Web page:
Don’t fear big-bank competition. Lean into it.
A senior leader at a large bank recently asked me an interestingly worded question.
We were talking about the changes taking place in his organization and most of his peer group banks.
These companies are making tremendous commitments to becoming digital first banks. Physical branches remain central to their businesses, but the race to empower customers with ever more enabling digital tools has been fully joined.
He asked: “What are you seeing out there? Do you believe that community banks have any idea of the train that’s coming down the tracks. ... How can they keep up?”
He was referring to the aggressive push his and other large banks are making to promote digital banking and customers’ growing familiarity with and preference for that channel.
I said that it’s hard to make blanket statements about such a large group of businesses. Some pundits seem to believe that community banks are basically homogeneous.
To my experience, that’s simply not the case. Yes, you can bunch banks into groups by asset size, number of branches, rural versus metro markets, etc. And from the 30,000-foot view, sure, similarities are apparent.
But when you travel the country for a couple of decades and meet a few thousand community bankers, you see things a bit differently.
Sure, there are always going to be people in any industry, banking included, more interested in defending the business model that has brought them success, rather than considering that even historically sound business models tend to become ineffective in time.
That’s not an indictment of the past. Technologies, customer preferences and industries evolve.
That said, I’ve met many incredible business minds at community banks. Some of these folks know their individual markets, their customers and even their competitors at granular levels.
These folks aren’t terrified over big-bank competitors. They absolutely respect them. They simply believe they will not allow another bank to outhustle them in their own markets.
They also realize a technology race is something they cannot win. They strive where possible to be reasonably fast “second movers” as the technology bar rises. Smart community bankers also know that their business models cannot rely on being a technology leader.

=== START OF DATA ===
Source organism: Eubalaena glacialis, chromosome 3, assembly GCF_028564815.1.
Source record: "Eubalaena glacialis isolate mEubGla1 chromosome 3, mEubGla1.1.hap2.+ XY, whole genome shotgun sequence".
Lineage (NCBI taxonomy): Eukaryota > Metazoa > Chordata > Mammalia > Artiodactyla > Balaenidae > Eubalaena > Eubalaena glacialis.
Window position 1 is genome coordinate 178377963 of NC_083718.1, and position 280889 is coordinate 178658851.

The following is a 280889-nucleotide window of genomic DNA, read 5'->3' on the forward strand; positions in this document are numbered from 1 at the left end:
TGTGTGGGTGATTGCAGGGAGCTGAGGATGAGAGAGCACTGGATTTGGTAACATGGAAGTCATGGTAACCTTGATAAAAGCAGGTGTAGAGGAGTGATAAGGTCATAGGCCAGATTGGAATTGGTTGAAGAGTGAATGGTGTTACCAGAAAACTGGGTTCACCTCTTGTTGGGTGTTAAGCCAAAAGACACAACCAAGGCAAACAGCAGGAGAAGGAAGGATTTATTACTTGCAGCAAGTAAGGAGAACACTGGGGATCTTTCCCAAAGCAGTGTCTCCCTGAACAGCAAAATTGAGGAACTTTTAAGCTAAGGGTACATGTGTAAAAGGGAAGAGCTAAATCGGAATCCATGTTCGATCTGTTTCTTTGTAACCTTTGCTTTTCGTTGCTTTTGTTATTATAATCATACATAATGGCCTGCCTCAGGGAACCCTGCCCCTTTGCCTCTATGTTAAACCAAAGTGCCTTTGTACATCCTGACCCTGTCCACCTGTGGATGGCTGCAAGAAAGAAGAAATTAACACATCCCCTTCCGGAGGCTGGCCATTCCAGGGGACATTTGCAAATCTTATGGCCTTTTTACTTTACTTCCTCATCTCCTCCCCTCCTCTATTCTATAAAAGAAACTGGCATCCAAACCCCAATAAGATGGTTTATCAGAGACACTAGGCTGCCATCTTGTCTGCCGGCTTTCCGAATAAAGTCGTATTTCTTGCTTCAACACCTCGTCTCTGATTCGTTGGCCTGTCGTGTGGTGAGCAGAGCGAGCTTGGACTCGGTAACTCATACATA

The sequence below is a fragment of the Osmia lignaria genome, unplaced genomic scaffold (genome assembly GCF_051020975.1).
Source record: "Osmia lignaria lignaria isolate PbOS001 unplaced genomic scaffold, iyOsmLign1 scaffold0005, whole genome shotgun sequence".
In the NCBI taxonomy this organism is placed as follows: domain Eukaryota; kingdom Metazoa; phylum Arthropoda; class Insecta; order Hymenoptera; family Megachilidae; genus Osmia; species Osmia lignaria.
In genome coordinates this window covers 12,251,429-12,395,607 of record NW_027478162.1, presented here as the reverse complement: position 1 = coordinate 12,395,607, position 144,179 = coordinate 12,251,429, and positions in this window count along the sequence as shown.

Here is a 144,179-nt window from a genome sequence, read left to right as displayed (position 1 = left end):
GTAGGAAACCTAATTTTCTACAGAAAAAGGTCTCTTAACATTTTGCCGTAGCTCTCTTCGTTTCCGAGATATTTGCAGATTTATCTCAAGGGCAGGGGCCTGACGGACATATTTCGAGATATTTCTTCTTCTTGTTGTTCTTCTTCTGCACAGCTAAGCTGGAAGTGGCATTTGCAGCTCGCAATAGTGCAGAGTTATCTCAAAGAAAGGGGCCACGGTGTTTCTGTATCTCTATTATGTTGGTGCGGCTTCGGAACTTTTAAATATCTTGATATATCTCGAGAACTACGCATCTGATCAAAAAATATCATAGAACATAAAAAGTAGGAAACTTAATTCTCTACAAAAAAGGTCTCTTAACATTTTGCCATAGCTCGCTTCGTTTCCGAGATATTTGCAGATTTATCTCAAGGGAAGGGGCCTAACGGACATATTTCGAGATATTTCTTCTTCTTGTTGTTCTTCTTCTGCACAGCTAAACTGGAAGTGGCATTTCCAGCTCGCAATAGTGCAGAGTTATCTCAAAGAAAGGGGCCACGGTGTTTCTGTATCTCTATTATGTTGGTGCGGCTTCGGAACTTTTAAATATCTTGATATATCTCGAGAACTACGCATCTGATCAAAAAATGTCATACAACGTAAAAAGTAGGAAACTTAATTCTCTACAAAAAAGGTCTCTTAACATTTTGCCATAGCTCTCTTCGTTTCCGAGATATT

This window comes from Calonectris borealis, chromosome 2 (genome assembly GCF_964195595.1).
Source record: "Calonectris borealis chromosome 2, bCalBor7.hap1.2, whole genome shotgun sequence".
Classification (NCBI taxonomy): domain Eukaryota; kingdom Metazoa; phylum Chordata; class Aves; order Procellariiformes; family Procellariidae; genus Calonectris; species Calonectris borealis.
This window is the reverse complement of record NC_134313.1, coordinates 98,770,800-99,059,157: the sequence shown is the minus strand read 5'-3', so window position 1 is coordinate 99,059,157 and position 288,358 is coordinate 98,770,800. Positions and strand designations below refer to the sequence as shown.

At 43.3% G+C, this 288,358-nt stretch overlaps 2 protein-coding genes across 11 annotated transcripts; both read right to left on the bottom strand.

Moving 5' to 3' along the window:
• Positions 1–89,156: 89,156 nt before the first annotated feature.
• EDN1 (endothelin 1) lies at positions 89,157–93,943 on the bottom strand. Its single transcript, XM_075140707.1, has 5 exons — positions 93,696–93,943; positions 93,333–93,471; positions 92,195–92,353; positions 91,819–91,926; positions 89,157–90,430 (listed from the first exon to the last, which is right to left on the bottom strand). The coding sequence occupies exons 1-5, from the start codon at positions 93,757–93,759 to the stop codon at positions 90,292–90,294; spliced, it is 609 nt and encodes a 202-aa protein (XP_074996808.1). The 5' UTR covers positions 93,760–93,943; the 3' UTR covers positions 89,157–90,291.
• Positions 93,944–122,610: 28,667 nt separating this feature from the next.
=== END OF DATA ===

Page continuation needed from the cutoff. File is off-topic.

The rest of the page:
If they sit back and allow their businesses to be judged primarily by what a customer can do from a smartphone screen, they will be perpetually behind the eight ball.
It’s also not an accident that some of the better salespeople I’ve encountered have worked for institutions outside the largest 100 banks.
When you are constantly competing against bigger competition, you better have a willingness to get out into your markets with a story worth telling, a talent for listening to customers and a value proposition worth consideration.
As we circled back to his initial question, I suggested that the answer is a mixed bag. I find that, by and large, community bankers are fully aware that the tools of their trade and rules for engagement are not changing. They have already changed.
Digital banking tools that were “premium offers” only a few years ago are absolute table stakes now. It’s becoming next to impossible to compete without them.
It’s also a near certainty that larger operators will be able and willing to compete in markets that were once considered too small. When competing in a market required considerable investments in real estate, brick-and-mortar branches and large staffing models, moderate markets didn’t warrant the investment for some banks.
Now that markets can be effectively entered with much lighter branch footprints and robust digital offerings, some community banks that have been big fish in smaller ponds may find that those ponds have become open waters.
Shrewd community bankers are not frozen on the tracks with a sense of impending doom. They are adapting to the new normal, refining their business focus and getting more obsessed than ever with communicating with their customers.
Increased competition in any evolving industry will tend to thin the herd. In the end, however, increased competition is making many of the best community banks run even better.
They’re becoming more efficient, more sophisticated and more customer focused than ever. They are rediscovering what makes them special or unique and why it’s so critical to lean into those things.
Bankers at institutions of all sizes are evolving into the vital human interfaces of largely online operations. The organizations with the most talented, engaged and motivated bankers — the best human interfaces — are going to win.
That train has left the station.